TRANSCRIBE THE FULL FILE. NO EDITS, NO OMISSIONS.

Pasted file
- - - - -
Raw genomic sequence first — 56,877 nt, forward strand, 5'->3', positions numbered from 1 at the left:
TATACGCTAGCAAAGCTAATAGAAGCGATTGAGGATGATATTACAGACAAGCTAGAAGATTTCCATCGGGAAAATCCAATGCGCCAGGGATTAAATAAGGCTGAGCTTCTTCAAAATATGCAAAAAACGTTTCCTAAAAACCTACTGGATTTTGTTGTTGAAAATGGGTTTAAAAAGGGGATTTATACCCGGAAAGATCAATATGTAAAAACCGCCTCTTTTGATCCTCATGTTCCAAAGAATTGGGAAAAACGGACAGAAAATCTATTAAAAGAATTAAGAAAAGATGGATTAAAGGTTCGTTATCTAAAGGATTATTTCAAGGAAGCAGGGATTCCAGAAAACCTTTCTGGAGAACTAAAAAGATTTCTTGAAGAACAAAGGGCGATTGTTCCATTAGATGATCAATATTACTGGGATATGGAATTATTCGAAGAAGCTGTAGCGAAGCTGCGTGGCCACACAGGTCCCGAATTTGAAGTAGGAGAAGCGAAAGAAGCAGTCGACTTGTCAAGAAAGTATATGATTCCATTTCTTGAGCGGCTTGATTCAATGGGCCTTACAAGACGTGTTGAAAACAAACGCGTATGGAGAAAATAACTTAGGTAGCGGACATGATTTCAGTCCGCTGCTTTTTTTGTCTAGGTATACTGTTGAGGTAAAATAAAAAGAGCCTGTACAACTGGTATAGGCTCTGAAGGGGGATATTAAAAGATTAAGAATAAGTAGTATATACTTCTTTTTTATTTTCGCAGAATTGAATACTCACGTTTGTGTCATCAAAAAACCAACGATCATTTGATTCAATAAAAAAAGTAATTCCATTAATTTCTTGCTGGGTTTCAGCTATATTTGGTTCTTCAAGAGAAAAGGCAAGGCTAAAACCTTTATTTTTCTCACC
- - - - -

Raw genomic sequence first — 56,877 nt, forward strand, 5'->3', positions numbered from 1 at the left:
TATACGCTAGCAAAGCTAATAGAAGCGATTGAGGATGATATTACAGACAAGCTAGAAGATTTCCATCGGGAAAATCCAATGCGCCAGGGATTAAATAAGGCTGAGCTTCTTCAAAATATGCAAAAAACGTTTCCTAAAAACCTACTGGATTTTGTTGTTGAAAATGGGTTTAAAAAGGGGATTTATACCCGGAAAGATCAATATGTAAAAACCGCCTCTTTTGATCCTCATGTTCCAAAGAATTGGGAAAAACGGACAGAAAATCTATTAAAAGAATTAAGAAAAGATGGATTAAAGGTTCGTTATCTAAAGGATTATTTCAAGGAAGCAGGGATTCCAGAAAACCTTTCTGGAGAACTAAAAAGATTTCTTGAAGAACAAAGGGCGATTGTTCCATTAGATGATCAATATTACTGGGATATGGAATTATTCGAAGAAGCTGTAGCGAAGCTGCGTGGCCACACAGGTCCCGAATTTGAAGTAGGAGAAGCGAAAGAAGCAGTCGACTTGTCAAGAAAGTATATGATTCCATTTCTTGAGCGGCTTGATTCAATGGGCCTTACAAGACGTGTTGAAAACAAACGCGTATGGAGAAAATAACTTAGGTAGCGGACATGATTTCAGTCCGCTGCTTTTTTTGTCTAGGTATACTGTTGAGGTAAAATAAAAAGAGCCTGTACAACTGGTATAGGCTCTGAAGGGGGATATTAAAAGATTAAGAATAAGTAGTATATACTTCTTTTTTATTTTCGCAGAATTGAATACTCACGTTTGTGTCATCAAAAAACCAACGATCATTTGATTCAATAAAAAAAGTAATTCCATTAATTTCTTGCTGGGTTTCAGCTATATTTGGTTCTTCAAGAGAAAAGGCAAGGCTAAAACCTTTATTTTTCTCACC